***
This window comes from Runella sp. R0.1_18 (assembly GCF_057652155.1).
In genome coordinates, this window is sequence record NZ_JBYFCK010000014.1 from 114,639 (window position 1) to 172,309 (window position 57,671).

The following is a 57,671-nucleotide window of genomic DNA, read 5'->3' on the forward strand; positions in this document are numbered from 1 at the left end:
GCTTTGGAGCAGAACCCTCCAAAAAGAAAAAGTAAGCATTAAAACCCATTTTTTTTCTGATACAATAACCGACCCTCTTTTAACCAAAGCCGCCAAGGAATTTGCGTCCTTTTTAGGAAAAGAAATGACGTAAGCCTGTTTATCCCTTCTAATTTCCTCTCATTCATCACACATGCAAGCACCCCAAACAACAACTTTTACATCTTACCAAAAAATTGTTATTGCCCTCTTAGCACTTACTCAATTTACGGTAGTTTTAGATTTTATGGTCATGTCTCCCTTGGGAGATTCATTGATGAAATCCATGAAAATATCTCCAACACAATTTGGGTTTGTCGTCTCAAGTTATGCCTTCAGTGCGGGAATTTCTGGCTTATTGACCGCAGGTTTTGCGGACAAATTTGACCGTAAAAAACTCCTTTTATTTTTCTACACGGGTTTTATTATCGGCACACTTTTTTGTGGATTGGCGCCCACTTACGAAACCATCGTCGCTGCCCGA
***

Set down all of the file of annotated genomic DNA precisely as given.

This window comes from Runella sp. R0.1_18 (assembly GCF_057652155.1).
In genome coordinates, this window is sequence record NZ_JBYFCK010000014.1 from 114,639 (window position 1) to 172,309 (window position 57,671).

The following is a 57,671-nucleotide window of genomic DNA, read 5'->3' on the forward strand; positions in this document are numbered from 1 at the left end:
GCTTTGGAGCAGAACCCTCCAAAAAGAAAAAGTAAGCATTAAAACCCATTTTTTTTCTGATACAATAACCGACCCTCTTTTAACCAAAGCCGCCAAGGAATTTGCGTCCTTTTTAGGAAAAGAAATGACGTAAGCCTGTTTATCCCTTCTAATTTCCTCTCATTCATCACACATGCAAGCACCCCAAACAACAACTTTTACATCTTACCAAAAAATTGTTATTGCCCTCTTAGCACTTACTCAATTTACGGTAGTTTTAGATTTTATGGTCATGTCTCCCTTGGGAGATTCATTGATGAAATCCATGAAAATATCTCCAACACAATTTGGGTTTGTCGTCTCAAGTTATGCCTTCAGTGCGGGAATTTCTGGCTTATTGACCGCAGGTTTTGCGGACAAATTTGACCGTAAAAAACTCCTTTTATTTTTCTACACGGGTTTTATTATCGGCACACTTTTTTGTGGATTGGCGCCCACTTACGAAACCATCGTCGCTGCCCGA